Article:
Background: Removal of bovine serum from organ culture medium is necessary because of the variability in serum composition and the potential risk of infection. Two specific endothelial cell media (F99 and Endothelial-SFM) were compared with the routinely used medium MEM for their use in serum free cultivation of human corneal endothelial cells (HCEC) and donor corneas.
Methods: HCEC were incubated in three test media with or without increasing serum content and a growth assay was performed. Seven pairs of donor corneas were cultured in each of three media for 3 weeks, one cornea with serum supplementation and one without. Endothelial cell density was determined once each week. Trypan blue staining of the endothelium and vital staining of keratocytes was performed after 3 weeks.
Results: All three media promoted proliferation of cultured HCEC when supplemented with serum. Endothelial cell density of donor corneas was comparable after 3 weeks of cultivation in the different media. Only corneas cultured in medium MEM without serum exhibited a higher endothelial cell loss. Trypan blue staining of the endothelium after cultivation revealed the lowest number of damaged cells on corneas cultured in the medium Endothelial-SFM. The highest densities of keratocytes were found in corneas cultured in Endothelial-SFM and the lowest densities occurred after culture in MEM.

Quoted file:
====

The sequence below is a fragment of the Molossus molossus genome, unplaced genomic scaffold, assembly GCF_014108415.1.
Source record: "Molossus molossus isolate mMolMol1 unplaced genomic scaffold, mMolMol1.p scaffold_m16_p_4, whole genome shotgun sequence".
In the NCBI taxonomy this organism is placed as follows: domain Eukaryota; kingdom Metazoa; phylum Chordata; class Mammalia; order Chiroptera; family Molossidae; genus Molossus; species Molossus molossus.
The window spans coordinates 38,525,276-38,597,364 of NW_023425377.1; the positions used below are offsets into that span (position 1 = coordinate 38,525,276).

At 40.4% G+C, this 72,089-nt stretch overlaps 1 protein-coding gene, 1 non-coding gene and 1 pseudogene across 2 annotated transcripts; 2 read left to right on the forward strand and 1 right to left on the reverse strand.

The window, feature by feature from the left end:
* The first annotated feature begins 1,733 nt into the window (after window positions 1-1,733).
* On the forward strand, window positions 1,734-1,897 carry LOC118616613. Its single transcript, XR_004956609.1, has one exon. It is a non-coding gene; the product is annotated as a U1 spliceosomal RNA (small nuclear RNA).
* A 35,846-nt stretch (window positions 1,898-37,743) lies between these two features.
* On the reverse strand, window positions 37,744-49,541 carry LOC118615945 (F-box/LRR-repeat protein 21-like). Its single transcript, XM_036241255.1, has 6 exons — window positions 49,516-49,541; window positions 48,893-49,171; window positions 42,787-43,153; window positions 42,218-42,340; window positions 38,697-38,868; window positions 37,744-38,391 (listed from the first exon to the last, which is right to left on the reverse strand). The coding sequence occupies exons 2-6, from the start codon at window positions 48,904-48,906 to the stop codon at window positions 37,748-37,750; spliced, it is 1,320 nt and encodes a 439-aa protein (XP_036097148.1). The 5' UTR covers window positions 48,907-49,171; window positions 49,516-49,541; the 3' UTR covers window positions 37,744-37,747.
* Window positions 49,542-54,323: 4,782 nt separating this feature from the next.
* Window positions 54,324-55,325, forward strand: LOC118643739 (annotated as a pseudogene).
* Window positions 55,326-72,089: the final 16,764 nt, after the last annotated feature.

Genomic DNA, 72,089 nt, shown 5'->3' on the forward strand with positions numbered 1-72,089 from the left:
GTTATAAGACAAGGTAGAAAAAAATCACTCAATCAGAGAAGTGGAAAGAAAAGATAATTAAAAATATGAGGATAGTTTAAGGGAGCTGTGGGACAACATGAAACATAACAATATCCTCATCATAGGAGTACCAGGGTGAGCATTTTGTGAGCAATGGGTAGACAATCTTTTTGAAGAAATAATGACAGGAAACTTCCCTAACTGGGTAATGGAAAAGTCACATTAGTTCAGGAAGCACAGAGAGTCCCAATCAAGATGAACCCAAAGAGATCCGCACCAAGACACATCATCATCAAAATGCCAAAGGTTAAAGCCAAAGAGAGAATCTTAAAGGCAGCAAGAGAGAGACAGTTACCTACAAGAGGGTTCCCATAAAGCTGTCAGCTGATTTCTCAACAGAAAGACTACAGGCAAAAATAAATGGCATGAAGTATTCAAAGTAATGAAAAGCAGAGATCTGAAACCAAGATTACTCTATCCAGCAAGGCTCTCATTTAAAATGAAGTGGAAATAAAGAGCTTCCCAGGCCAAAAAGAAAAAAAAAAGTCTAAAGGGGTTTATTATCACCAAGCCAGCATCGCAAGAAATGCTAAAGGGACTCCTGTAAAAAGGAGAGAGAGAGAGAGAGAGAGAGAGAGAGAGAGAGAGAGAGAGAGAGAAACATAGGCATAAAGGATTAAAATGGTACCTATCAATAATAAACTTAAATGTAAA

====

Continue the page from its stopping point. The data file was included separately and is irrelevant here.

Conclusion: After incubation in Endothelial-SFM even under serum free conditions corneas were found to be of higher quality with respect to endothelial cell survival, cell membrane integrity, and keratocyte density. This medium may replace MEM, which is routinely used in European eye banks but requires supplementation with serum.